When I was in 5th grade, the bully thing became a problem. There had been minor amounts of it in previous years. But- as the social world become more complex, and my awkwardness created more tension- the number of bullies increased.
In the first part of this series on autism spectrum disorder (ASD) and depression, I offered a broad description of how depression operates. (Please click here for a post that collects and summarizes every article in this Aspergers/depression series.)
What makes depression so dangerous for someone on the spectrum is that it can actually hide behind autistic traits. My fear is that too few people realize: depression and ASD have several features in common, creating a kind of masking effect. A trait commonly associated with ASD can in some cases be depression masquerading as that trait, thus allowing it go undetected. (And in some instances, the reverse can also be true, where depression makes it harder to detect autistic traits.)
This is the first part in a new series. Future posts will look at specific ways that Autism Spectrum Disorder, Aspergers and depression can intertwine, but I wanted to start things off with a more general discussion. (Click here for Part 2 or here for a post that collects and summarizes every article in this series.) [Read more…]
When you have sensory issues, life can be a constant search for constructive solutions. The problem is that most people aren’t dealing with sensory issues…and those that do very likely have them in a different way. As a result, it can be tough to find examples to learn from.
This means you often have to go it alone and develop coping strategies through a process of trial and error. It’s actually one of the benefits of sensory issues: they force you to become creative.
One of the great joys of reading blogs by people on the spectrum…and by parents of kids on the spectrum…is reading about all the different ways people adapt to their sensory experiences.
Here are just a few of the ways I’ve adapted, over the years.
1988: I’m 13 years old.
Books ended up being my one reliable source of stability. I liked books. Reading functioned as a powerful form of escape- they gave my mind a way to blunt much of the anxiety and stress. They permeated every aspect of my life…I used books like shields, tried to work them into as many situations as possible.
Written-out moments from a conversation with an autism specialist.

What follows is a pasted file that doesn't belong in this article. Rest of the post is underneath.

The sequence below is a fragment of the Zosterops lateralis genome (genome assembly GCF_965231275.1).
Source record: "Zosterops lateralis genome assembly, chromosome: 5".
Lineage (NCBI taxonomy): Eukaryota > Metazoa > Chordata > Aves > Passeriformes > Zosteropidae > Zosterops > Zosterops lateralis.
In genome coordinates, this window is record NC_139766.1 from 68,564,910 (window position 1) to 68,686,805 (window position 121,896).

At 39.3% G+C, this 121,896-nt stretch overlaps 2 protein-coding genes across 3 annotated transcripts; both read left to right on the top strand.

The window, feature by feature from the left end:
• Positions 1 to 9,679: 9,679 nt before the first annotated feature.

I am currently going back, piecing together all of these sessions, and hope to make them available at some point. This is one example….the topic of this discussion was one we re-visited more than any other: the daily task of processing social data.
It’s summer, 1987. I’m 12 years old. I’m at my grandmother’s house, roaming around the yard. The goal is to look busy, avoid people; hide in plain site.
Chickens dart around the yard. Goats behind a fence press their faces through the boards of their enclosure, mutter staccato bleats. I watch the animals, lost in my head. I walk in big, loping circles, looking for interesting rocks. When I find one, I pick it up, hurl it at a tree, move on to the next rock.
The family is gathered for a reunion. Most are inside, eating, conversing. A few older cousins are in the workshop, looking at an ancient tractor.
I try to quickly walk past them. A cousin says, “M. What’s with that? Your arms?”
“What do you mean?”
“When you walk, they don’t move. You look…”
He moves his arms to his side, holds them rigid; squares his shoulders…mirroring my posture.
“You look like a robot. You gotta relax, loosen up or something.”
I look off to the side, too frustrated to respond. [Read more…]
An office. Two chairs facing one another; a desk off to the side.
I glance at the clock…we’re only half way through the session. I breathe out, rub my face.
The psychologist says, “What happened is that, as a child, you were not developing non-verbal communication. And there was no diagnosis at that time. There were no services available. As the kids around you began to socially develop, you struggled to keep up. Lack of body language…lack of non-verbal cues…this made social interactions confusing. And that was happening because you didn’t know. Okay?”
I don’t say anything. It’s quiet for awhile. [Read more…]
I’m getting questions from folks that are very helpful, and make it easier for me to think about how to discuss these issues. I thought I’d start posting some of those questions and my responses here. First up: a question from April Till on the Invisible Strings Facebook page!
Was receiving a diagnosis personally or professionally useful?
I would say it was personally useful, because in going so long without a diagnosis, I developed a lot of coping strategies that were not very helpful. I didn’t understand my social/sensory differences; I put a lot of effort into hiding them, and this was a pretty destructive thing to do, emotionally speaking. So, with a diagnosis, I was able to adapt accordingly and develop (with the help of a very kind autism specialist) coping strategies that were more beneficial. [Read more…]
It’s always an awkward thing visiting my parents.
They’re nice people, but willfully conventional. Their dress, conversation and behavior follows very specific codes. Anything different from that really throws them. Meaning: I throw them, due to…my history. Their efforts to talk around any potentially unusual topic makes for a lot of strained conversations.